The Gaines Family
to the Fullest
When the Montrose Heights post office closed in 1998, few people beyond Williamsburg Road in Richmond's East End cared.
Residents of Fulton, Fulton Hill and Montrose Heights, however, felt differently. The post office served as a communal back fence. There, news passed of children and illnesses, school and church, comings and goings.
In 1998, not many in Fulton could have foreseen the transformation of the defunct post office into a community beacon called the Greater Fulton Neighborhood Resource Center (NRC).
Programs offered today include Montessori pre-school; GED classes; employment counseling; health and wellness services; computer training and access; a community garden; a music recording studio; and martial-arts and yoga classes.
Fulton sits between Church Hill and Powhatan Hill and was, until the late 1950s, a village neighborhood of stores, churches, a movie theater, restaurants and a school. The working-class population was a mix of black and white.
But during the 1960s, dependable businesses shuttered. Houses acquired by landlords deteriorated. The school closed. Fulton was obliterated between clumsy government renewal projects and floods.
Some longtime residents moved to nearby Fulton Hill or Montrose Heights. By the 1980s, the older houses were homes for artists, laborers and young urban dwellers. One of them was Mary Lou Decossaux ( pictured at left ), who became active in the community after her 1990 arrival.
She was a full-time development director at the William Byrd Community House and led the Richmond Living Wage Coalition. Born in Miami and raised in New Jersey, her background was in community organization and social justice. The idea for NRC came to her and wouldn't leave, despite having never started a nonprofit or run one.
"You don't think about the doubts," Decossaux says. "You just keep on target."
In 2000, single women headed 70 percent of Fulton's families, and 45 percent of the community's children lived in poverty. Half of Greater Fulton's residents older than 25 hadn't graduated high school.
The figures translated into violence, drug use, trashy streets and a sense of desperation. But Fulton wasn't giving in or giving up. Decossaux perceived potential and projected optimism.
She came by it naturally.
Her maternal grandfather, Jean Broué, left a French farming hamlet, Arrous, in the Pyrenees to tour the East Coast with a trained dancing bear.
After his dancing-bear days, he returned to Arrous, married a woman from the next village, and together they had seven children.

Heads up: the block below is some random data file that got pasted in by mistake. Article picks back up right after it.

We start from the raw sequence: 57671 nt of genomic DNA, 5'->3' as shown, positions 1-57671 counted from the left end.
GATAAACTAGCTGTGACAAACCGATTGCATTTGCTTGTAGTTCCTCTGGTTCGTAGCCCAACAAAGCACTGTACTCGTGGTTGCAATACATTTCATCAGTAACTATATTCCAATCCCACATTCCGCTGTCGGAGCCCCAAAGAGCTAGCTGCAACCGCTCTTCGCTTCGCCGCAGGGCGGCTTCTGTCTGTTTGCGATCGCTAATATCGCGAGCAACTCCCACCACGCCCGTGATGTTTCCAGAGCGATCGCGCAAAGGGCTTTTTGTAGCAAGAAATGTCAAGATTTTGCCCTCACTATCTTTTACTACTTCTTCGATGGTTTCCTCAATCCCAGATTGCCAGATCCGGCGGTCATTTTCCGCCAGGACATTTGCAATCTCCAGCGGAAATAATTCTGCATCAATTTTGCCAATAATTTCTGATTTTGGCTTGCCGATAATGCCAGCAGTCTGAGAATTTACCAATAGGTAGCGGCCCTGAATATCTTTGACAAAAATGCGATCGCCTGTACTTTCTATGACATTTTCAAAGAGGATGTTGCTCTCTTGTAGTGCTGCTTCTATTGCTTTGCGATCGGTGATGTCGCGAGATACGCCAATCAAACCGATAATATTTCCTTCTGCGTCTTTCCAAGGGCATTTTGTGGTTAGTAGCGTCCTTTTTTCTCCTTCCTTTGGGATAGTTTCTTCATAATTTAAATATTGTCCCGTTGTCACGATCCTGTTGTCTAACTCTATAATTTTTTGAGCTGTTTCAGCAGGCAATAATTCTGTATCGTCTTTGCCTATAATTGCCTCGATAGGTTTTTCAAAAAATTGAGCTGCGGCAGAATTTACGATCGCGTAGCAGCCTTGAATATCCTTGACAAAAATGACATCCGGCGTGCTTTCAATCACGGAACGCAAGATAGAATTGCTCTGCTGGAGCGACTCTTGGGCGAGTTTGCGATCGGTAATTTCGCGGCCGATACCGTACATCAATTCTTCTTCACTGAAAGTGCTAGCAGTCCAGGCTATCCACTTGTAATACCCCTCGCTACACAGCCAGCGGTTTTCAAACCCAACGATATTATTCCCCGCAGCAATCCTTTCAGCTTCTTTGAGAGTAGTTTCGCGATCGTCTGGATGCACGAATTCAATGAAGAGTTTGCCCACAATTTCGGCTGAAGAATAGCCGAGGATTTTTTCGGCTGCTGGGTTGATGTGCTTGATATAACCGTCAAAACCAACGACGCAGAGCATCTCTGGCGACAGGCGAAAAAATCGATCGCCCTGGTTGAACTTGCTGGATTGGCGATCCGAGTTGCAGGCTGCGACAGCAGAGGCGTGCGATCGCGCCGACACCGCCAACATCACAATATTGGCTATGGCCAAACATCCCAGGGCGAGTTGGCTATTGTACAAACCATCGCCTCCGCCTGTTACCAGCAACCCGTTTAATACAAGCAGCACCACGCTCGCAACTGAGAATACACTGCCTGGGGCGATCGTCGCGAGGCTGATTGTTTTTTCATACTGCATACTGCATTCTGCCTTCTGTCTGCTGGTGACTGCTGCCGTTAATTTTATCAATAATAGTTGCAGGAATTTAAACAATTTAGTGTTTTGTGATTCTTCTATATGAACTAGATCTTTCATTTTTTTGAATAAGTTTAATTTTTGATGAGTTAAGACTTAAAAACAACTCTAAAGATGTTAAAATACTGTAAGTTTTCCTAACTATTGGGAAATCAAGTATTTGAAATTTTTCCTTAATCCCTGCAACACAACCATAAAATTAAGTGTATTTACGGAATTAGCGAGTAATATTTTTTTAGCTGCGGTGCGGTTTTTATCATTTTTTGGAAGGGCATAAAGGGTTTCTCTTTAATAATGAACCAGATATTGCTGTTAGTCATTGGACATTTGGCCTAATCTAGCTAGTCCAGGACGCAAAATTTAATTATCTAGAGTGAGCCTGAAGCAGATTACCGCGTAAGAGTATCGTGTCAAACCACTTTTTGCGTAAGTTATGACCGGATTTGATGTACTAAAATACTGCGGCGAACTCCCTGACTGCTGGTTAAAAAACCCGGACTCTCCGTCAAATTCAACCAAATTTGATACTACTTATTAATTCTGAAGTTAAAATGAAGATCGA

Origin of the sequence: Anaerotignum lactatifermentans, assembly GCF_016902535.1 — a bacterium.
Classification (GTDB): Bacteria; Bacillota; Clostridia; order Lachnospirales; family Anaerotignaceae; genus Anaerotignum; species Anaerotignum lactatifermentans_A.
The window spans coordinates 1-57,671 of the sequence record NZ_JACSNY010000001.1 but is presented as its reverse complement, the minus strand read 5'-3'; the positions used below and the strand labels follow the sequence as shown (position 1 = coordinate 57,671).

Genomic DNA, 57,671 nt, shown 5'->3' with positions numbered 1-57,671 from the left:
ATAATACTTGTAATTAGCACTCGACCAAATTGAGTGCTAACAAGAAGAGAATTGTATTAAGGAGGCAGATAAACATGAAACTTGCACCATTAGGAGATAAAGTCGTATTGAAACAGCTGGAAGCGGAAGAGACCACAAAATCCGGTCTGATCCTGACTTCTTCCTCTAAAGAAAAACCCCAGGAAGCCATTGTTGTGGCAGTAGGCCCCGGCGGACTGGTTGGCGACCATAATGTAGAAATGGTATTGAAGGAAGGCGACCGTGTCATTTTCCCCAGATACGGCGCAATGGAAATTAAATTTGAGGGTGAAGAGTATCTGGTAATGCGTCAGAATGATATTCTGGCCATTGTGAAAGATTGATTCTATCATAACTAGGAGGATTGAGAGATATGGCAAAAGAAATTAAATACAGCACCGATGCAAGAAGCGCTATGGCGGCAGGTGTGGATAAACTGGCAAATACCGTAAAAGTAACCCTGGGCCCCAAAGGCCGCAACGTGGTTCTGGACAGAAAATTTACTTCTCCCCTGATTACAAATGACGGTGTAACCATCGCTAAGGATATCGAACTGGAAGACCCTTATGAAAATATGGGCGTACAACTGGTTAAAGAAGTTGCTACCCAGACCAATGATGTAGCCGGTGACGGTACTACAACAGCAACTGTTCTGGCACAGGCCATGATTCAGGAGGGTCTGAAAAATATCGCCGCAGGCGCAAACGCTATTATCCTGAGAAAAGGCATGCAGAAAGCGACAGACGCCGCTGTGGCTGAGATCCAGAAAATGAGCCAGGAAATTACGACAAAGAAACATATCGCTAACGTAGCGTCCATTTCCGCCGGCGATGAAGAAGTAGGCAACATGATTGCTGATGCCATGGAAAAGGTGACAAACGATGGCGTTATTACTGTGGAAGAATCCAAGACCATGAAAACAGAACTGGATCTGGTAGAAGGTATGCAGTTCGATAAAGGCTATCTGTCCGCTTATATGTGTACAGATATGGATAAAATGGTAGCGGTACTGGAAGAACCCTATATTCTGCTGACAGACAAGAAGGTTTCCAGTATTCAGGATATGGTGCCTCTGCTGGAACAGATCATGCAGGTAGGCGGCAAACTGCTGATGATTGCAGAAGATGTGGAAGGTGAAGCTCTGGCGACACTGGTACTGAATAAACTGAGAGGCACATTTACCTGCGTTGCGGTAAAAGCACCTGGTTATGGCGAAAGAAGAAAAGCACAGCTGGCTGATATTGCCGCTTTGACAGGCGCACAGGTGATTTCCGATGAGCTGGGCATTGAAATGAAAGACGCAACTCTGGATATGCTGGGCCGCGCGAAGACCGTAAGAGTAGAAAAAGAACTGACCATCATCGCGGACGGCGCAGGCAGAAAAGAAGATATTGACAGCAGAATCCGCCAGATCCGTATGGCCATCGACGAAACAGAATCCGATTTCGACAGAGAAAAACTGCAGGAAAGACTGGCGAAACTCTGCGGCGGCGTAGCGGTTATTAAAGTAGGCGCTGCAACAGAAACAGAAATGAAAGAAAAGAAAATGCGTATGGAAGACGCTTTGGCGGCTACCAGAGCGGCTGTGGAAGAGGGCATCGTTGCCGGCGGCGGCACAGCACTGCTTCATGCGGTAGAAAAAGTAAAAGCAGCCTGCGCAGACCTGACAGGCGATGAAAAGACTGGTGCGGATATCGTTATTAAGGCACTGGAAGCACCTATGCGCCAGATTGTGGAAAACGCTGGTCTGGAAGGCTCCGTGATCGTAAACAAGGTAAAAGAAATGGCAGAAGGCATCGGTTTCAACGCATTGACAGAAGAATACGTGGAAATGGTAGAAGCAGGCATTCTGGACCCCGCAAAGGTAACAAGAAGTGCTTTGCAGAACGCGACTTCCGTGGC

A cousin, nicknamed Sapou, ran the Sporting Club of Arrous. He organized musical groups, taught children the tango, held boxing matches and encouraged the youth to write fairy tales and songs. The club had its financial challenges, but, says Decossaux, "the young people who were in the village, including my mother, can sing those songs to this day."
The NRC campaign started with Decossaux's commitment to the East End community, along with several neighborhood believers who welcomed her enthusiasm. Joyce Monroe encouraged Decossaux to begin teaching GED classes in a rented room next to her beauty salon.
Fundraising for the purchase of the post office began in 2002 through neighborhood bake sales and car washes. Then, a businessperson pledged $150,000 for the purchase, which generated matching grants of about $230,000. But shortly before closing on the property, the donor realized that the funds weren't available. The matching grants would need to be returned.
At a dispirited gathering, Decossaux said that the group was back to about $20,000 with this loss. But Rose Pollard, an early NRC board member, told Decossaux, "Now look here, don't you quit five minutes before the miracle."
A few days later, while at home and calling foundations to explain the predicament, Decossaux heard her front gate open. An individual had come with a check for $50,000. "My attorney said, ‘Well, put it into the bank, and if it doesn't bounce, we're good.' "
The post office building was purchased on Dec. 3, 2003, and opened Jan. 9, 2005.
Over the past five years, more than 3,000 people have used the center, and the Valentine Richmond History Center recognized Decossaux and the NRC in October with its annual Richmond History Makers award.
Photos by Casey Templeton; Photo of Mary Lou Decossaux courtesy the Valentine Richmond History Center